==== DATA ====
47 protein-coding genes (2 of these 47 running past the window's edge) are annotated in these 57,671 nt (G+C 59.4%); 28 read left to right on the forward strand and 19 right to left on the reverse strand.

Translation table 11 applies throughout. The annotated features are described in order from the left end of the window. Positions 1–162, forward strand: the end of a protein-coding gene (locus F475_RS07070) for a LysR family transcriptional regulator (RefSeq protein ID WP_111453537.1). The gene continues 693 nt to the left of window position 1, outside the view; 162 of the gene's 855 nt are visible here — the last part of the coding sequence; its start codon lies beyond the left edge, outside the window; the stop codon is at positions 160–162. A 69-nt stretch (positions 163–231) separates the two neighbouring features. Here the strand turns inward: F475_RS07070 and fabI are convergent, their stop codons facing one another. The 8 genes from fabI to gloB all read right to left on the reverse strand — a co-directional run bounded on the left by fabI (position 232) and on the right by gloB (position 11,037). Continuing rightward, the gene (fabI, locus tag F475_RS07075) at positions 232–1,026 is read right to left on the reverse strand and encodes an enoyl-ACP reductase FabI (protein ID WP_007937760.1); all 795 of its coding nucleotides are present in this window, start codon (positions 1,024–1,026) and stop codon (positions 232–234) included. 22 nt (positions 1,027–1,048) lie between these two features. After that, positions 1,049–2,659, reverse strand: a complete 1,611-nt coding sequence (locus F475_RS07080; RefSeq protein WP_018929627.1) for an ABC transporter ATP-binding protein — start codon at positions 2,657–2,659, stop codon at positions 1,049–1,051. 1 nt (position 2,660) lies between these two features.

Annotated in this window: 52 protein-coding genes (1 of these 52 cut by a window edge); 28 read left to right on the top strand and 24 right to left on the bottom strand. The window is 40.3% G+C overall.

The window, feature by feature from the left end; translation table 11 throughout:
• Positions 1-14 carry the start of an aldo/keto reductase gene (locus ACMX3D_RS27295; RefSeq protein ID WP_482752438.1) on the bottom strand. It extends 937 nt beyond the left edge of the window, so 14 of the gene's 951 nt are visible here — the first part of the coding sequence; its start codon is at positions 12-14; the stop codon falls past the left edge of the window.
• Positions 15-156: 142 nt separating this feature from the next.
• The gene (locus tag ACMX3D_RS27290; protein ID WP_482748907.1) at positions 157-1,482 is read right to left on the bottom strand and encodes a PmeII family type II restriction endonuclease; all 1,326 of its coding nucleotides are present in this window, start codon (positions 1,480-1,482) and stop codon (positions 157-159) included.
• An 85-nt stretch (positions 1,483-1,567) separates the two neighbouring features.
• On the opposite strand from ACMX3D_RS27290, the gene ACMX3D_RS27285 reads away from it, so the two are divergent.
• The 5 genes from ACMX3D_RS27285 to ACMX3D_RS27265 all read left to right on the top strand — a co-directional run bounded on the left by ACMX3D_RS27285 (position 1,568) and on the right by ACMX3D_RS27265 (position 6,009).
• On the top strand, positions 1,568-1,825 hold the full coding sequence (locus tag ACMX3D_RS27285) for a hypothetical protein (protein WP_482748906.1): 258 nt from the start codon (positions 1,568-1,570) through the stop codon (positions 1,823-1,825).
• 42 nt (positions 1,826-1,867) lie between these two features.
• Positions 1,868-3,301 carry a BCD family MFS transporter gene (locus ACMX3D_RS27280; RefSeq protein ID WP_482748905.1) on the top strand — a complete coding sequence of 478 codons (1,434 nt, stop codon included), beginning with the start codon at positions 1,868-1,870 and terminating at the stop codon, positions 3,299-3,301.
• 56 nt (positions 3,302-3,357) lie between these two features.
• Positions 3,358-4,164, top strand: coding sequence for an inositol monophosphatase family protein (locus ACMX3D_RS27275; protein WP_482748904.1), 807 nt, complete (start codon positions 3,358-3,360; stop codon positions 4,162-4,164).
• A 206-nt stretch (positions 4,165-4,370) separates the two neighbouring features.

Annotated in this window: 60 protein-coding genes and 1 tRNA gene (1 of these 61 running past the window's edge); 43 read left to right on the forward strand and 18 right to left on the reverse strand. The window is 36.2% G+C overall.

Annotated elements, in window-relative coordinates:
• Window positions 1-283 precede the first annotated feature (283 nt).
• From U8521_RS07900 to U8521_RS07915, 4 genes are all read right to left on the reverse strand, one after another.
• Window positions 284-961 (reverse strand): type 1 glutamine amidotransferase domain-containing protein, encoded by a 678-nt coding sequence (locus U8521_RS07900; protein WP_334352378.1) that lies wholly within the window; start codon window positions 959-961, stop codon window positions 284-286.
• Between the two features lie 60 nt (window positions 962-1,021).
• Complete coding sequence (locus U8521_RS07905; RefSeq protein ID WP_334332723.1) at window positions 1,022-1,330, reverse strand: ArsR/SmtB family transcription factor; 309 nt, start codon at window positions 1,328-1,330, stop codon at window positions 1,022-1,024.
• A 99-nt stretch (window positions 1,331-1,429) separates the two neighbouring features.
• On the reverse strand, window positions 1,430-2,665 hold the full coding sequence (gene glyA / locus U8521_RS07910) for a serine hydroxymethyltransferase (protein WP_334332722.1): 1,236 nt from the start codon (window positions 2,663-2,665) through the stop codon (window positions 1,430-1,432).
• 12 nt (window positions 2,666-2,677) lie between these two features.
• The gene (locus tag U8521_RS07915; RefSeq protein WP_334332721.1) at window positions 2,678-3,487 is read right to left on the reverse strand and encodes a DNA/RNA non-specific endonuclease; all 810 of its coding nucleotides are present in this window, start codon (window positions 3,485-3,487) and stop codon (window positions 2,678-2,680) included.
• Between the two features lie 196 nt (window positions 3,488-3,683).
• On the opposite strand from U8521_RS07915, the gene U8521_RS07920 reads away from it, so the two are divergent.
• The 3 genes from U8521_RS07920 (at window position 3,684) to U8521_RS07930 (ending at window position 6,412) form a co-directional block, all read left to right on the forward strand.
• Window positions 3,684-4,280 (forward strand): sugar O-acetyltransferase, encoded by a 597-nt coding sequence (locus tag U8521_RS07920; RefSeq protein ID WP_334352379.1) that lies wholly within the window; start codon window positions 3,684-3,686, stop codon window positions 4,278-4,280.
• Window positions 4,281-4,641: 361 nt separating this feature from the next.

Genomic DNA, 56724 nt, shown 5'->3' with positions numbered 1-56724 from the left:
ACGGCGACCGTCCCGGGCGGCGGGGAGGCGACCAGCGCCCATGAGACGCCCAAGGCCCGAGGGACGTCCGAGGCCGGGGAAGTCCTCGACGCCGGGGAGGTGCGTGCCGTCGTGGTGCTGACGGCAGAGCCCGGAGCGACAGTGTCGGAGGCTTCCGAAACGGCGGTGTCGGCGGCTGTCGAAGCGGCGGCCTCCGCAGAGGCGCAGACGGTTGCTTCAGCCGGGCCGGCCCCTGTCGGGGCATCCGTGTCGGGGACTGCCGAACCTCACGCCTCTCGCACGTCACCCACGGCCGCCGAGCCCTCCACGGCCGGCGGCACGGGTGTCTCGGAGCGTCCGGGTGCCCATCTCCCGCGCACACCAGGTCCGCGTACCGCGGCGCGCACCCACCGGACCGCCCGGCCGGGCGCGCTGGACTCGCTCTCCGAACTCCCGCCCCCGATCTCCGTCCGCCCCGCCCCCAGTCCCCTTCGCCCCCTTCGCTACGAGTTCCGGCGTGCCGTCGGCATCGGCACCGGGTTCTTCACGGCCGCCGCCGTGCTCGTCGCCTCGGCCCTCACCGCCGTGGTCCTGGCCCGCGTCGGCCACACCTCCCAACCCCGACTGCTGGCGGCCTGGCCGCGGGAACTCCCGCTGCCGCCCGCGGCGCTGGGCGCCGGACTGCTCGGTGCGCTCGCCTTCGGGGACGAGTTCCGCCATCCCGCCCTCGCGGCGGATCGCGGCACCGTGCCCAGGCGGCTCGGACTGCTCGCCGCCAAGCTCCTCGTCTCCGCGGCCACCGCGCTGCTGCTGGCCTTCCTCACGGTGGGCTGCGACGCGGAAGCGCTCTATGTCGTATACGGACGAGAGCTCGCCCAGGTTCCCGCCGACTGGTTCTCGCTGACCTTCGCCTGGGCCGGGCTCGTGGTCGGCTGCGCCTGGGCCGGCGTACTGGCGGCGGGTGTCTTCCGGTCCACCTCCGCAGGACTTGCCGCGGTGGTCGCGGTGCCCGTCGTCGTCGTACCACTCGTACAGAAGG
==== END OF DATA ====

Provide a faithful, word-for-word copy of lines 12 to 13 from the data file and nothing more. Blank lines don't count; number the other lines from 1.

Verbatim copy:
• 42 nt (positions 1,826-1,867) lie between these two features.
• Positions 1,868-3,301 carry a BCD family MFS transporter gene (locus ACMX3D_RS27280; RefSeq protein ID WP_482748905.1) on the top strand — a complete coding sequence of 478 codons (1,434 nt, stop codon included), beginning with the start codon at positions 1,868-1,870 and terminating at the stop codon, positions 3,299-3,301.